Aiming high with your latest purchase, development, or buy to let property? Then it might be worth looking at who your targets are: just how high can you go in the property portfolio world and will you ever catch these large property holders?
Never far from the news, Fergus and Judith caused a bit of a stir in July when it was announced that they were looking to exit the housing market altogether. Why? Well, with their properties in Ashford and Maidstone, they are – or were, if they manage to sell – Britain’s biggest buy-to-let landlords. At the height of their purchasing power, around the year 2000, they were said to be on the lookout for at least a home purchase per day!
It’s difficult to get the final figures of this one, but certainly the Blackstone firm, created by two ex-Lehman Brothers bankers, owns a significant number of property assets, with some claiming that the firm is the biggest property owner in the world. The co-owner is reported to have paid Rod Stewart $1 million to play a set at his birthday so, whatever the total value, we imagine they may have a few pennies spare!
Ireland’s NAMA was forced to put some of its properties up for sale in 2013 but before then it is said to have owned some £19 billion worth of real estate. NAMA’s value came not from volume though but from location: it is the landlord of prime London properties like the Citigroup Tower and the 23 Savile Row office block in Mayfair.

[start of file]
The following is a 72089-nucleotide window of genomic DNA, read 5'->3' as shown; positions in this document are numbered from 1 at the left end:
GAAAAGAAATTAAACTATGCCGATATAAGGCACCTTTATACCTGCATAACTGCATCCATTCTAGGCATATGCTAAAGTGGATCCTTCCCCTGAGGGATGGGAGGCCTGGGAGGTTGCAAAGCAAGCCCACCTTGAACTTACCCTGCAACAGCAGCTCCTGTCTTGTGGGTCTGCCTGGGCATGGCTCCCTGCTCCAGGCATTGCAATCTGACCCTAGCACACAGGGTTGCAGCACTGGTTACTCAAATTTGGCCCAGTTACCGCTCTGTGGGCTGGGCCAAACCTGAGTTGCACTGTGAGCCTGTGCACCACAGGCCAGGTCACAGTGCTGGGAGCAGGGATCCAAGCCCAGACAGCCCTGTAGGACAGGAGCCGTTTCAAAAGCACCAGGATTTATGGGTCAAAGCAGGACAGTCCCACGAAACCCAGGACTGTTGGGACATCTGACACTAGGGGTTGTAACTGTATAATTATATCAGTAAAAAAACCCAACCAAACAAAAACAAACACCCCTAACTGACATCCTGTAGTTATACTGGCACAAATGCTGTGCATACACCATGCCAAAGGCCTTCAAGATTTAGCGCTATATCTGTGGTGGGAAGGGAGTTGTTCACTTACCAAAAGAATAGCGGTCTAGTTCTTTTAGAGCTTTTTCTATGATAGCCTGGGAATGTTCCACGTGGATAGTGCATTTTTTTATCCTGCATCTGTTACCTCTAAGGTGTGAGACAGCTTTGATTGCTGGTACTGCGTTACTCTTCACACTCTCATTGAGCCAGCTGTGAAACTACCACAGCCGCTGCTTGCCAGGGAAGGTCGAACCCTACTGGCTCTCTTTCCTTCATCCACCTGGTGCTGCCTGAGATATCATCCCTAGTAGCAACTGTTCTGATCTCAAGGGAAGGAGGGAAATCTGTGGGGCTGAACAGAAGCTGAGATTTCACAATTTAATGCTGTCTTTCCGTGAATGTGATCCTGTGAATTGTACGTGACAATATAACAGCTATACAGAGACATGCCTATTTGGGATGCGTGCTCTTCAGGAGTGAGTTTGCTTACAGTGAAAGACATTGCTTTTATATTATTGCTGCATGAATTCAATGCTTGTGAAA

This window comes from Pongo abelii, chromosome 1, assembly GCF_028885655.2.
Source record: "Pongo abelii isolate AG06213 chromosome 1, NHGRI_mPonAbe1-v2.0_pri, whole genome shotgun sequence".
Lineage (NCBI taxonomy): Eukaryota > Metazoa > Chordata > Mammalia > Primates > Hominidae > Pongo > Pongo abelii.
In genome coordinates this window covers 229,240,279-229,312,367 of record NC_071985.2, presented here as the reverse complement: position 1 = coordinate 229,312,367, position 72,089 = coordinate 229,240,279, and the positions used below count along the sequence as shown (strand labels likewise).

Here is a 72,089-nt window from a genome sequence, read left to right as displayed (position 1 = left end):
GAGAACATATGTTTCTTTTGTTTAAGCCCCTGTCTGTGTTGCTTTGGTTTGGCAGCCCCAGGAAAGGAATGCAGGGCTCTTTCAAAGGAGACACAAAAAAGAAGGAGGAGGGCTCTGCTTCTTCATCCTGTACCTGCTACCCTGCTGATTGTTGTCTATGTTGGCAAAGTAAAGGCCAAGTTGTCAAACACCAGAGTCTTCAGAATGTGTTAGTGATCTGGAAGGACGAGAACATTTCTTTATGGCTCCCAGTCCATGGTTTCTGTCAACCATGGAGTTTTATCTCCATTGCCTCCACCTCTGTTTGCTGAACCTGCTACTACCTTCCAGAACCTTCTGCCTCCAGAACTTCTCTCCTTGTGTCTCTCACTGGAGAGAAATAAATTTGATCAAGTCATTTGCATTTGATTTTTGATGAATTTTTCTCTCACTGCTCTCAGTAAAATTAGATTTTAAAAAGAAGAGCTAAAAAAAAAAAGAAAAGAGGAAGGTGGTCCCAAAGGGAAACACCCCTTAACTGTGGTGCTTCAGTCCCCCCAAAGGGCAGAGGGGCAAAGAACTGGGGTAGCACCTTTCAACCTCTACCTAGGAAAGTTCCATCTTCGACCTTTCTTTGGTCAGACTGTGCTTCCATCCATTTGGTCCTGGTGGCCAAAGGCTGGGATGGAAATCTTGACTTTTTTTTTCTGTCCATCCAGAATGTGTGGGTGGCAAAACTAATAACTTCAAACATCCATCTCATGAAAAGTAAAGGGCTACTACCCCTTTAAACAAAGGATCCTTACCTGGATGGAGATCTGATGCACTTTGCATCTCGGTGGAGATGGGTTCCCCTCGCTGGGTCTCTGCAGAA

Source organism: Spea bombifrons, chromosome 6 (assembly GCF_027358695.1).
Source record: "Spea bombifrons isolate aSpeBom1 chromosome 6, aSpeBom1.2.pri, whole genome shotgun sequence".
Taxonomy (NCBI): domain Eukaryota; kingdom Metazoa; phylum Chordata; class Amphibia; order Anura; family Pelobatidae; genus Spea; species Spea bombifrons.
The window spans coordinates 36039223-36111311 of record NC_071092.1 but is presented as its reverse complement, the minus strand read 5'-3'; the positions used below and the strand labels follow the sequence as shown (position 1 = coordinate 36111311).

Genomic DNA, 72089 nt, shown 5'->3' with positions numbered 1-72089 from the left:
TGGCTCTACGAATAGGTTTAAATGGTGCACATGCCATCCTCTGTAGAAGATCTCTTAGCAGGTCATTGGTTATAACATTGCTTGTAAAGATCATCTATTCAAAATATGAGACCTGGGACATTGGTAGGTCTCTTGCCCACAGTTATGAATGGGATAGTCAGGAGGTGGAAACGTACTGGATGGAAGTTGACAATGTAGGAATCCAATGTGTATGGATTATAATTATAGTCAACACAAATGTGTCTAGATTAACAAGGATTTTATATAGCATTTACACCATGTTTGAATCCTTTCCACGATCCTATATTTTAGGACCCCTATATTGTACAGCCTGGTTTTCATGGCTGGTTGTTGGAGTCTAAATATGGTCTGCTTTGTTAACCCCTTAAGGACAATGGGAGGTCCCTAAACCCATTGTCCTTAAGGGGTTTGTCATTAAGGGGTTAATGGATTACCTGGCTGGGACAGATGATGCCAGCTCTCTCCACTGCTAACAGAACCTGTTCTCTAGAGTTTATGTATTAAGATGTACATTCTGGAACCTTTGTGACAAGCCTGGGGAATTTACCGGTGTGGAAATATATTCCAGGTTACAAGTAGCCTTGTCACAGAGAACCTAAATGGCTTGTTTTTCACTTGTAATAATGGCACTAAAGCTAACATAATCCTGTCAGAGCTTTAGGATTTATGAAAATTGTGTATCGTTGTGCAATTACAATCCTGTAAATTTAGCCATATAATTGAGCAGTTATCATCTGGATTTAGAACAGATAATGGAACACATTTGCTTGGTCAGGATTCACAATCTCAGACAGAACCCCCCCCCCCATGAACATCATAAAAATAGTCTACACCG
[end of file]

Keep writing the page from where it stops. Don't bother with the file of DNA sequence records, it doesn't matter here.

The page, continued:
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Another large scale property owner forced to sell, Mr Tchenguiz was reported to be marketing his portfolio in 2012. It included an amazing 1% of all of the UK’s total homes at the time, with 15,000 of his properties located in London.
It is likely that Tesco’s property empire has expanded since the above £28 billion assessment in 2007, which should be some comfort to the superstore, given its recent well-reported financial troubles. At the time, the valuation made Tesco Europe’s largest property company, with 2006 profits for the property division alone standing at £139 million.
Because of the nature of some of the church’s historical properties, a value estimation is difficult but rest assured that their mixture of churches, houses, schools, halls, shops and other properties in Ireland make up a substantial amount of the country’s real estate: up to 1% according to an estimate in 2012. In the 10 years to 2012, religious orders in Ireland collectively sold some €667 million worth of properties.
The Royals are famously large landowners and The Duke of Westminster is no exception. His property management business, The Grosvenor Group, historically owned large swathes of Mayfair and Belgravia, although in recent years it has also invested considerable sums in affordable housing projects. In 2013, the group sold a 19th century Belgravia mansion for the tidy sum of £115 million.